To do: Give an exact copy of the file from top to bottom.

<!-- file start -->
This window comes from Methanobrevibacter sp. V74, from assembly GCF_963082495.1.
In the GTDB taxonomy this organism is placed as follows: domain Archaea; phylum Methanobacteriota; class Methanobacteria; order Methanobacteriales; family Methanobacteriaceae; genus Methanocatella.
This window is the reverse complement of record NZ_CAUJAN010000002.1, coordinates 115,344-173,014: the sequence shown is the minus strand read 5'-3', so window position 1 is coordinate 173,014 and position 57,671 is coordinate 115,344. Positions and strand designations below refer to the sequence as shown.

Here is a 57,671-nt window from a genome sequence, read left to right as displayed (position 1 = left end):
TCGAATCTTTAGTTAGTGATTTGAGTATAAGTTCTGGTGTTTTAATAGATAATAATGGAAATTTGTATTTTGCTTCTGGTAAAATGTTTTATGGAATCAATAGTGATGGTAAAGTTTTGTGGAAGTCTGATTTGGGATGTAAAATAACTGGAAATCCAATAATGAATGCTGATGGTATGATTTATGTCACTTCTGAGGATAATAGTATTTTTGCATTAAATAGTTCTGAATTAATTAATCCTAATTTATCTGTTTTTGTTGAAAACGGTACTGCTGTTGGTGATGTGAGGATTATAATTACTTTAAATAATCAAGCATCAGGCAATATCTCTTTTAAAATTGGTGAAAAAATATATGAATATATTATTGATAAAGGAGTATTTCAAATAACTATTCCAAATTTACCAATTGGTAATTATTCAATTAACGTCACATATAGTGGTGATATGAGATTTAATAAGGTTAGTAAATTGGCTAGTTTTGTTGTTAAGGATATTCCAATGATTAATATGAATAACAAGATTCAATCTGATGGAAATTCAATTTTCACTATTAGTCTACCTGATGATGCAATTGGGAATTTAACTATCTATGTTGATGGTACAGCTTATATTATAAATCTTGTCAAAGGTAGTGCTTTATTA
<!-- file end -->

This window comes from Methanobrevibacter sp. V74, from assembly GCF_963082495.1.
In the GTDB taxonomy this organism is placed as follows: domain Archaea; phylum Methanobacteriota; class Methanobacteria; order Methanobacteriales; family Methanobacteriaceae; genus Methanocatella.
This window is the reverse complement of record NZ_CAUJAN010000002.1, coordinates 115,344-173,014: the sequence shown is the minus strand read 5'-3', so window position 1 is coordinate 173,014 and position 57,671 is coordinate 115,344. Positions and strand designations below refer to the sequence as shown.

Here is a 57,671-nt window from a genome sequence, read left to right as displayed (position 1 = left end):
TCGAATCTTTAGTTAGTGATTTGAGTATAAGTTCTGGTGTTTTAATAGATAATAATGGAAATTTGTATTTTGCTTCTGGTAAAATGTTTTATGGAATCAATAGTGATGGTAAAGTTTTGTGGAAGTCTGATTTGGGATGTAAAATAACTGGAAATCCAATAATGAATGCTGATGGTATGATTTATGTCACTTCTGAGGATAATAGTATTTTTGCATTAAATAGTTCTGAATTAATTAATCCTAATTTATCTGTTTTTGTTGAAAACGGTACTGCTGTTGGTGATGTGAGGATTATAATTACTTTAAATAATCAAGCATCAGGCAATATCTCTTTTAAAATTGGTGAAAAAATATATGAATATATTATTGATAAAGGAGTATTTCAAATAACTATTCCAAATTTACCAATTGGTAATTATTCAATTAACGTCACATATAGTGGTGATATGAGATTTAATAAGGTTAGTAAATTGGCTAGTTTTGTTGTTAAGGATATTCCAATGATTAATATGAATAACAAGATTCAATCTGATGGAAATTCAATTTTCACTATTAGTCTACCTGATGATGCAATTGGGAATTTAACTATCTATGTTGATGGTACAGCTTATATTATAAATCTTGTCAAAGGTAGTGCTTTATTA